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Diamond Diary by Kevin Cooney

June 30, 2005


Do kids still get summer reading lists assigned to them? I remember back in high school I got to read some good books, only because I was forced to read them or face the wrath of Brother Shea in September. A Separate Peace and Catcher In The Rye were two books which struck a chord in my adolescence.

I had already developed a taste for reading during elementary school, despite having never seen my parents reading anything other than The Newark Evening News. Understandably my reading interests focused primarily on sports. I devoured every book in the Chip Hilton series by former LIU basketball coach Clair Bee. Chip Hilton was a three-sport star in the fictional town of Valley Falls. He and his running mate Speed Morris were two high school stars who continued their careers at the local university. I stumbled on two of these books in a used books store in Aniston, Alabama while on a road trip. I wish they were still in print. I'd be interested in hearing what a 12 or 13 year old boy in 2005 would think of those stories.

For some reason I was immediately drawn to biographies and historical works. Perhaps it was because the young readers' section in the Cedar Grove Public Library had a great series by Landmark Books. I read the history of the U.S. Marine Corps, the travels of Lewis and Clark, and biographies of Francis Marion (the Swamp Fox), Benjamin Franklin, and many others. I reached a point where the only books in the series left to read were biographies of women. Since this pre-dated the Women's Liberation movement, my choices were slim. I was surprised to find that Clara Barton, Marie Curie, and Betsy Ross, actually had led interesting lives.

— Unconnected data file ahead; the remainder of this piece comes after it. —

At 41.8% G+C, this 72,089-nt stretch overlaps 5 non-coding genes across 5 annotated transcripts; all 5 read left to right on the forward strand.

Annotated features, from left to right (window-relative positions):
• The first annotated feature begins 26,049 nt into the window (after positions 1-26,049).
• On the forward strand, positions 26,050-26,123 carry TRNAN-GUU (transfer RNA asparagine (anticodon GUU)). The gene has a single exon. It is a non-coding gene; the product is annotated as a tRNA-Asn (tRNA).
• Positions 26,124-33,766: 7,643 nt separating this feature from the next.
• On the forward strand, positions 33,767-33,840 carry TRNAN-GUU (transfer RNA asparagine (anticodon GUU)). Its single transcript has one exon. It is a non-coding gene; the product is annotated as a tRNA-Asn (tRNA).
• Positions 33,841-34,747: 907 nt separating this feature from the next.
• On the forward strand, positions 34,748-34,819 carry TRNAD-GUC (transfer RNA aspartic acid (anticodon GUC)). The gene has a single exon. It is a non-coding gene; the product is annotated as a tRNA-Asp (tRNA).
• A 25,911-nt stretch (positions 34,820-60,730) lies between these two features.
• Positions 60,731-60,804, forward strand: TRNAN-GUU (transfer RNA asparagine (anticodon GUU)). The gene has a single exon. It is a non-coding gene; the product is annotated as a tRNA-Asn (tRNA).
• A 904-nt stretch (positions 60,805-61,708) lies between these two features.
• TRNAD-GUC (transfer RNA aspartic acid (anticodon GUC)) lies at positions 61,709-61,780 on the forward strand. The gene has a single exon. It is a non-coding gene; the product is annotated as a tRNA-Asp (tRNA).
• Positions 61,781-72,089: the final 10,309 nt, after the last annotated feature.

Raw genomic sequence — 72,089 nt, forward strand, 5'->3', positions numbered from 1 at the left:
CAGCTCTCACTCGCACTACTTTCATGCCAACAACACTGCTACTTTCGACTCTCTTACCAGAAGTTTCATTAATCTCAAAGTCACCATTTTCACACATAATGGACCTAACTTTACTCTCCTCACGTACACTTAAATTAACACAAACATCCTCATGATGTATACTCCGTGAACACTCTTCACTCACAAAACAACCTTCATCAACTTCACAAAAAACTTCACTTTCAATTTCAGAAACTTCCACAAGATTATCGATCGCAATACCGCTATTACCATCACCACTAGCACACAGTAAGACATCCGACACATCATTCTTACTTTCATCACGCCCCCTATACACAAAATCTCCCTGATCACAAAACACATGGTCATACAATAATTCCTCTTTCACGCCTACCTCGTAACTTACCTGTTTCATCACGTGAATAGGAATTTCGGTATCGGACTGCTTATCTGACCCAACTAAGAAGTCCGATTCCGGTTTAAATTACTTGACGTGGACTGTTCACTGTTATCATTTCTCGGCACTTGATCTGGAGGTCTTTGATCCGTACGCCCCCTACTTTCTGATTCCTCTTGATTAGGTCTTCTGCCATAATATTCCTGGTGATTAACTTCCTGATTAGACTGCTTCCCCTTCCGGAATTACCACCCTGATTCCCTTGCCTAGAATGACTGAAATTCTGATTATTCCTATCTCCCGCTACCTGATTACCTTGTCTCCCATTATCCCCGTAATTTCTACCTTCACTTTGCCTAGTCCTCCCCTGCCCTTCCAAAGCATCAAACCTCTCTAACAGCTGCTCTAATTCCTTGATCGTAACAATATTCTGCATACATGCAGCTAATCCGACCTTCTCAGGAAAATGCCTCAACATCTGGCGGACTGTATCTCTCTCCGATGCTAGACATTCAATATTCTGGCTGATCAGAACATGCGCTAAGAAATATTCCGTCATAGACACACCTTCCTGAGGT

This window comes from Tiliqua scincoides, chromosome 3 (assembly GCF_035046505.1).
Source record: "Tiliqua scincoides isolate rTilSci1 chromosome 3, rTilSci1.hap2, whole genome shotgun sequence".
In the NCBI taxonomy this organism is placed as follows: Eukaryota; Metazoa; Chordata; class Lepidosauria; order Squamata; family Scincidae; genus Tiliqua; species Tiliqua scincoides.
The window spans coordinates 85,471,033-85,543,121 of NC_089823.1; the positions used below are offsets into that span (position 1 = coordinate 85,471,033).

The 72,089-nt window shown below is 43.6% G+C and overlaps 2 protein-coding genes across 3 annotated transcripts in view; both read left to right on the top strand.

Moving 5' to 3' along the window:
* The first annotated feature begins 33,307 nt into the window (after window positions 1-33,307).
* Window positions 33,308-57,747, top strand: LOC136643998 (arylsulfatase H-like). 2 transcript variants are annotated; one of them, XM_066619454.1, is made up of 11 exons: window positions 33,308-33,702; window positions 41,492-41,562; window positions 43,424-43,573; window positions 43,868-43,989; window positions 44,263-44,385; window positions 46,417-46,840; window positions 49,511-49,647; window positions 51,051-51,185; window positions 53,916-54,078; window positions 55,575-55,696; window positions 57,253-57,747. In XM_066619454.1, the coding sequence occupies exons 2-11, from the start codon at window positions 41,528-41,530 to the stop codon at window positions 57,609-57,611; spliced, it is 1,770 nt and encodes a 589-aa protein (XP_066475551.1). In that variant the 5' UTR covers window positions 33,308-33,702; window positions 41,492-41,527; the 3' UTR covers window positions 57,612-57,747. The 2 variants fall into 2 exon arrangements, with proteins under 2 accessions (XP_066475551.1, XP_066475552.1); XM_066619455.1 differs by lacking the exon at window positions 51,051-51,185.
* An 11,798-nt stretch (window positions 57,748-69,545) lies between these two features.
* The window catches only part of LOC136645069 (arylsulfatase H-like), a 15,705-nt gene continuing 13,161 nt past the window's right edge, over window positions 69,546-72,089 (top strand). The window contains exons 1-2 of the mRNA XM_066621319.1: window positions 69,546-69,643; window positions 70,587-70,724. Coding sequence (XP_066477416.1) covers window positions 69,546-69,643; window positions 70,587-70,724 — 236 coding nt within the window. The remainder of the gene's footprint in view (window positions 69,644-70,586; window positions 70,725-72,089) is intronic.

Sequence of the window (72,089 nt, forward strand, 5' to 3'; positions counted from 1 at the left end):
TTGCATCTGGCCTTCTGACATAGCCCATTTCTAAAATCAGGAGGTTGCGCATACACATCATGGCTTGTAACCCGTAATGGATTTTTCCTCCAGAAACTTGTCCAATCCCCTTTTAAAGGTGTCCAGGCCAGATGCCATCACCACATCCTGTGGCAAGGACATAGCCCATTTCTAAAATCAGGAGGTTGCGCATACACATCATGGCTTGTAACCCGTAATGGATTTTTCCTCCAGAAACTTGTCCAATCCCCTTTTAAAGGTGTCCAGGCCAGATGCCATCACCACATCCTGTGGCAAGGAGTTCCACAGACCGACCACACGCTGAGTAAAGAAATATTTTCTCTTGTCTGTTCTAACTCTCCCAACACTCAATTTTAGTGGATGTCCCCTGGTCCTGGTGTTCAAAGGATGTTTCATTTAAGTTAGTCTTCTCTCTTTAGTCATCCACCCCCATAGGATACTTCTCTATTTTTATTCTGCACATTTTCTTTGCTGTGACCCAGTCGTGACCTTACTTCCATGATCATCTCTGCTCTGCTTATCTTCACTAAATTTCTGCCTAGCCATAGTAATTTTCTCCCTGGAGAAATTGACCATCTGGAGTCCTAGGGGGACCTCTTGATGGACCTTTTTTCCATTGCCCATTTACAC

College is a difficult time to read for the pure enjoyment of the process. There is too much required reading and work to be done. That's my players' story, and their sticking to it! I can relate, because the demands of two young children have ended the days of settling down to enjoy a book by the pool or after dinner. Now my reading is condensed into the baseball season. Bus and plane rides, coupled with days in hotels waiting for games, provide my window of opportunity to pursue my interest in a good book.

All that is a summer reading list for those of you with the time and interest. These are some of the books I count among my favorites, with a comment or two on some.

Ball Four by former Yankee pitcher Jim Bouton was the first "tell all" book in baseball. It made the author a pariah among the baseball establishment because it was felt that he betrayed the confidence of the clubhouse. It is a great read and still is funny today. Interestingly, the use of "greenies" is discussed for the first time. Today, over 30 years later, Major League Baseball continues to turn a blind eye to the abuse of this substance in clubhouses throughout baseball.